Figure 6 shows the pore size distribution of the three activated carbons. It is obvious that nitric acid-modified activated carbon and MnO2-AC have a more microporous structure, while commercial activated carbon has almost no microporous structure.

Figure 6

Pore size distribution.

Figure 6

Pore size distribution.

Comparison of Pb(II) adsorption by three kinds of activated carbon

Figure 7 depicts the maximum adsorption capacity of three kinds of activated carbon to Pb(II). The maximum adsorption capacity of the original activated carbon is 56 mg/g, the maximum adsorption capacity of nitric acid-modified activated carbon is 363 mg/g, and the maximum adsorption capacity of the MnO2-AC is 740 mg/g. The modification by nitric acid and load of MnO2 can significantly improve the adsorption capacity of activated carbon to Pb(II). Compared with the original activated carbon, the maximum adsorption capacity of nitric acid-modified activated carbon can be increased by 5 times, while MnO2-AC can be increased by about 14 times. This shows that MnO2-AC can greatly improve the adsorption capacity of activated carbon to Pb(II). The following research focuses on MnO2-AC, studying the conditions affecting its adsorption and exploring the adsorption mechanism.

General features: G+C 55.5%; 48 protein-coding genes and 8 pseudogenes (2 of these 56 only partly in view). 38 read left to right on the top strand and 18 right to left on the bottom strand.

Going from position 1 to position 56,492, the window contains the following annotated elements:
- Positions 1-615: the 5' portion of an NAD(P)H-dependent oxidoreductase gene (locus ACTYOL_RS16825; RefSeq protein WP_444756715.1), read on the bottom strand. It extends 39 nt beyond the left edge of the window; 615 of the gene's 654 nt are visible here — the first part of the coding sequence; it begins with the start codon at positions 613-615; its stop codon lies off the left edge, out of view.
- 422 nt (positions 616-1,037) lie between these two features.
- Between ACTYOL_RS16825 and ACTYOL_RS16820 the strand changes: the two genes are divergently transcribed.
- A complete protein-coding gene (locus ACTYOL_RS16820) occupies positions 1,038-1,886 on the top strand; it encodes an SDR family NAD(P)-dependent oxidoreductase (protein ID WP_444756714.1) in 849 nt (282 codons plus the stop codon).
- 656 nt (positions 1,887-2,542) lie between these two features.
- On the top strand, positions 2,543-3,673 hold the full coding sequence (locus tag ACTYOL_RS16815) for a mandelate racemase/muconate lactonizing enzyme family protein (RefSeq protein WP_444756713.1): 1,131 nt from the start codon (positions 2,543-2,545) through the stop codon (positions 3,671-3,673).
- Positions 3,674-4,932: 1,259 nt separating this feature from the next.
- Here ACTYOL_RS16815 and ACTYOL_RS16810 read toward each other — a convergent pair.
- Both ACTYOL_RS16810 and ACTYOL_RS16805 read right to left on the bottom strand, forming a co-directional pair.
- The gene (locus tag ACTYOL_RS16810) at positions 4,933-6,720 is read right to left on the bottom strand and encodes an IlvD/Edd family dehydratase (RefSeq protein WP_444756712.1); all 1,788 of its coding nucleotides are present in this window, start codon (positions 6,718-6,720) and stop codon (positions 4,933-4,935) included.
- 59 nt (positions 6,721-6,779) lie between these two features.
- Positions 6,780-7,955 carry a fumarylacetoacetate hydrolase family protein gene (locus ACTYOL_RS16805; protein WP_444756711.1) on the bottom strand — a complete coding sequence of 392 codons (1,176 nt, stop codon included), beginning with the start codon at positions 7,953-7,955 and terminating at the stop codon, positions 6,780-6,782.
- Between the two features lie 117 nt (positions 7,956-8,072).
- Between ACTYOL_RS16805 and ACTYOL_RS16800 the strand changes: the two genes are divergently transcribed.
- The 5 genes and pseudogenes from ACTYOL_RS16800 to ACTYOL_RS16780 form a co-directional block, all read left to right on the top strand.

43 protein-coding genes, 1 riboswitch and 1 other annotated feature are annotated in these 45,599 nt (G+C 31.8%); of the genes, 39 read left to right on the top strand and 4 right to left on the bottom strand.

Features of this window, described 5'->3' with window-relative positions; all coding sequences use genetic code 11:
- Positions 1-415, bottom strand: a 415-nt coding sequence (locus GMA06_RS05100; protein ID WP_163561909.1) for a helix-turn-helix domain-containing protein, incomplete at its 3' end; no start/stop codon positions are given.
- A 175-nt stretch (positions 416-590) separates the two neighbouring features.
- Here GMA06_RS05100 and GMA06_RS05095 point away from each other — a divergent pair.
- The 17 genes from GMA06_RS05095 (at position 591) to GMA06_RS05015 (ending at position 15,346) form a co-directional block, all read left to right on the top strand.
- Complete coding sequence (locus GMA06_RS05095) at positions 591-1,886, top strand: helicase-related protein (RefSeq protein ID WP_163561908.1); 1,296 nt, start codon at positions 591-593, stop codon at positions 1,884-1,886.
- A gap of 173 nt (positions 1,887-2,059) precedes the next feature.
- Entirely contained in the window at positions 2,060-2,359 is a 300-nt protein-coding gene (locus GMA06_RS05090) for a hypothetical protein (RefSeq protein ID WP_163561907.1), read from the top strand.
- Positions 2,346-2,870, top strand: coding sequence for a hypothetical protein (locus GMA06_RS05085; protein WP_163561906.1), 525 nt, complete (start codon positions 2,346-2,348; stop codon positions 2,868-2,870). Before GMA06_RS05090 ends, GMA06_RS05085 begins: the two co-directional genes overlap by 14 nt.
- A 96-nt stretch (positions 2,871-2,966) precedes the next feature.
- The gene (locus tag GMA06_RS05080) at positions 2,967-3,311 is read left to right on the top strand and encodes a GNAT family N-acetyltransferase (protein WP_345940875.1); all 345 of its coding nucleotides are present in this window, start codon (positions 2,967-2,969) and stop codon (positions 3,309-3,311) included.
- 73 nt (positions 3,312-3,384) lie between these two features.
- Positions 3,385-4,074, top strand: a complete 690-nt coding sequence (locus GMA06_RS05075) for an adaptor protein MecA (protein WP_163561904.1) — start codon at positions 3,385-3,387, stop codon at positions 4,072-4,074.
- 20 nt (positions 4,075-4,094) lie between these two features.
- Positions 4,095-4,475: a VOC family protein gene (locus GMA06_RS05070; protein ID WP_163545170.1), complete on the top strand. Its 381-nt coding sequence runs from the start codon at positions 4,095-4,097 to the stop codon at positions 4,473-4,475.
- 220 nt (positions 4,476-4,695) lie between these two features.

Figure 7

Pb(II) adsorption by three kinds of activated carbon.

Figure 7

Pb(II) adsorption by three kinds of activated carbon.

Effect of pH on adsorption of Pb(II)

The pH value is one of the important factors affecting the adsorption process, which will affect the surface properties of the adsorbent, the chemical properties of the solution and the morphology of heavy metal ions, so it is of great importance to study the influence of pH value on the adsorption capacity. The effect of solution pH value on lead ion adsorption is shown in Figure 8.